A “de facto ban” has been imposed on kosher and halal meat in cafeterias and restaurants in Parliament, which flies in the face of government policy on non-stun slaughter, the JC can reveal.
The "ban" was imposed by catering staff after consultation with animal rights groups. Jewish and Muslim groups have not previously been made aware of the decision and it is not clear how long the policy has been in place.
It came to light after enquiries made by Jay Stoll, the senior parliamentary assistant to Tulip Siddiq, the Labour MP for Hampstead and Kilburn.
Mr Stoll inquired about the possibility of kosher food being provided in Parliament’s nine restaurants and canteens, but was told menus were governed by guidelines written by groups including the RSPCA and the British Veterinary Association – a long-standing critic of non-stun slaughter.
“The management team had concluded that providing non-stunned meat would ‘unfairly prejudice those who support ethical slaughter’,” Mr Stoll said.
“They added that the Commons catering team ‘could not be seen to take a position’ on the issue.
“It will be obvious to many that a de-facto ban on non-stunned meat in the cafeterias goes further than any legislation that governs the wider public.”
Parliament’s on-site catering options include a range of restaurants, snack bars, coffee shops and vending machines and can be used by MPs, peers, their staff and more than 10,000 parliamentary pass-holders.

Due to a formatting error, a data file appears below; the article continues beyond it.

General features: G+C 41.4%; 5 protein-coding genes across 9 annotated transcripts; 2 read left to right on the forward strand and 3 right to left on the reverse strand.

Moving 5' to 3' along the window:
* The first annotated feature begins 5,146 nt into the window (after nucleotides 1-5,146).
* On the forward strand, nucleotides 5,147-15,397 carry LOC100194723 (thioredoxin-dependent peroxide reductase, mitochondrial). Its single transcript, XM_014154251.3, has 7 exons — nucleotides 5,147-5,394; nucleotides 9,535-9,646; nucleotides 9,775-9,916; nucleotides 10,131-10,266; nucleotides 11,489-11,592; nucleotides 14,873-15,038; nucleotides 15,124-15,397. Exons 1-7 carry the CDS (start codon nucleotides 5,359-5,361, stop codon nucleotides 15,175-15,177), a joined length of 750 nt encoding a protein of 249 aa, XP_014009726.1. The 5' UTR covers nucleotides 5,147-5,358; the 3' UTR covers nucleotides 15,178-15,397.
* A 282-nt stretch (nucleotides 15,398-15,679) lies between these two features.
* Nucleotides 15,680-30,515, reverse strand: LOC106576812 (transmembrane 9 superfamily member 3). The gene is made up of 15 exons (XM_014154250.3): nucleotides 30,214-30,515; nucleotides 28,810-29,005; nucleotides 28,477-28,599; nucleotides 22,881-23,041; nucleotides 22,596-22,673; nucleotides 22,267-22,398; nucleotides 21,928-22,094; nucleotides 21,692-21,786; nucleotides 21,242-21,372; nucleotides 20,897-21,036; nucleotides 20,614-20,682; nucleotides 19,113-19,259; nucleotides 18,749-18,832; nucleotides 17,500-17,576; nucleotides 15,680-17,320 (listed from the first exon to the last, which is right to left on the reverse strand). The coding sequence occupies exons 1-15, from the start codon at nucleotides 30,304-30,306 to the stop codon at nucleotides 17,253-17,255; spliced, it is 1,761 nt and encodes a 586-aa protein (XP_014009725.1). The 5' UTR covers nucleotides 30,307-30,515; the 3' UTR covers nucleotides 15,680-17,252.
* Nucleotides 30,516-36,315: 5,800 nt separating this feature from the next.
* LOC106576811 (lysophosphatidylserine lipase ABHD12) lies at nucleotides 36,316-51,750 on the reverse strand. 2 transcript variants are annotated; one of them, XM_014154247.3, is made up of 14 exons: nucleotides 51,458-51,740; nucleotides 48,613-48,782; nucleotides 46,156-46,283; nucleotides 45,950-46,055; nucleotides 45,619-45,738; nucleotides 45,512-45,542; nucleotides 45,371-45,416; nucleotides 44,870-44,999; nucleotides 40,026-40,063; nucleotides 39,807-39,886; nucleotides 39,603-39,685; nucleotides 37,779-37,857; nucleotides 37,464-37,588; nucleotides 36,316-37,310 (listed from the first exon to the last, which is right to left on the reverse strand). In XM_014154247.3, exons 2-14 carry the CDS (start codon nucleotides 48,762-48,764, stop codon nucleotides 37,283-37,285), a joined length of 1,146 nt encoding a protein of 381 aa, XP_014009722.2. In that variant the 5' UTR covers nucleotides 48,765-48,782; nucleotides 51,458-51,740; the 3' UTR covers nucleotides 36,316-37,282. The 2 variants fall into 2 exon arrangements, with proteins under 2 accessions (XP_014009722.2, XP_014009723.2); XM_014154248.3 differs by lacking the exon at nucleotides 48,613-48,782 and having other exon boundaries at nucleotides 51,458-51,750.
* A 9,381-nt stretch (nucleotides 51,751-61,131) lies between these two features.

A House of Commons spokesperson told the JC that people working in Parliament could order “outsourced ready-made kosher meals upon request for events”, but providing the food on a regular basis was not possible.
The spokesperson said the catering service could not “adopt adequate segregation techniques” – a reference to standard kashrut requirements – needed to serve kosher or halal meals.
Asked whether pre-made kosher food, such as sandwiches which are readily available in supermarkets, could be sold on the parliamentary estate, the spokesperson said: “Following careful consideration, the provision of kosher products when weighed against demand, is not viable in terms of costs, logistics and supplier management.”
The spokesperson added that the current policy was "longstanding".
Jonathan Arkush, president of the Board of Deputies, said: "No one is suggesting that Parliament should have a kosher kitchen, but if the caterers have imposed their own ban on non-stunned meat then this is a slur against kosher meat.
"It is not for Parliament’s caterers to make this type of decision when there is an ample body of scientific evidence that supports shechita and it is widely recognised as a humane method of slaughter.”
British law is clear that animals must be stunned before slaughter – unless they are being killed for halal or kosher meat.
Michael Gove, the Environment Secretary, announced in August last year that all slaughterhouses in England would be fitted with CCTV cameras to monitor the slaughter process and treatment of animals.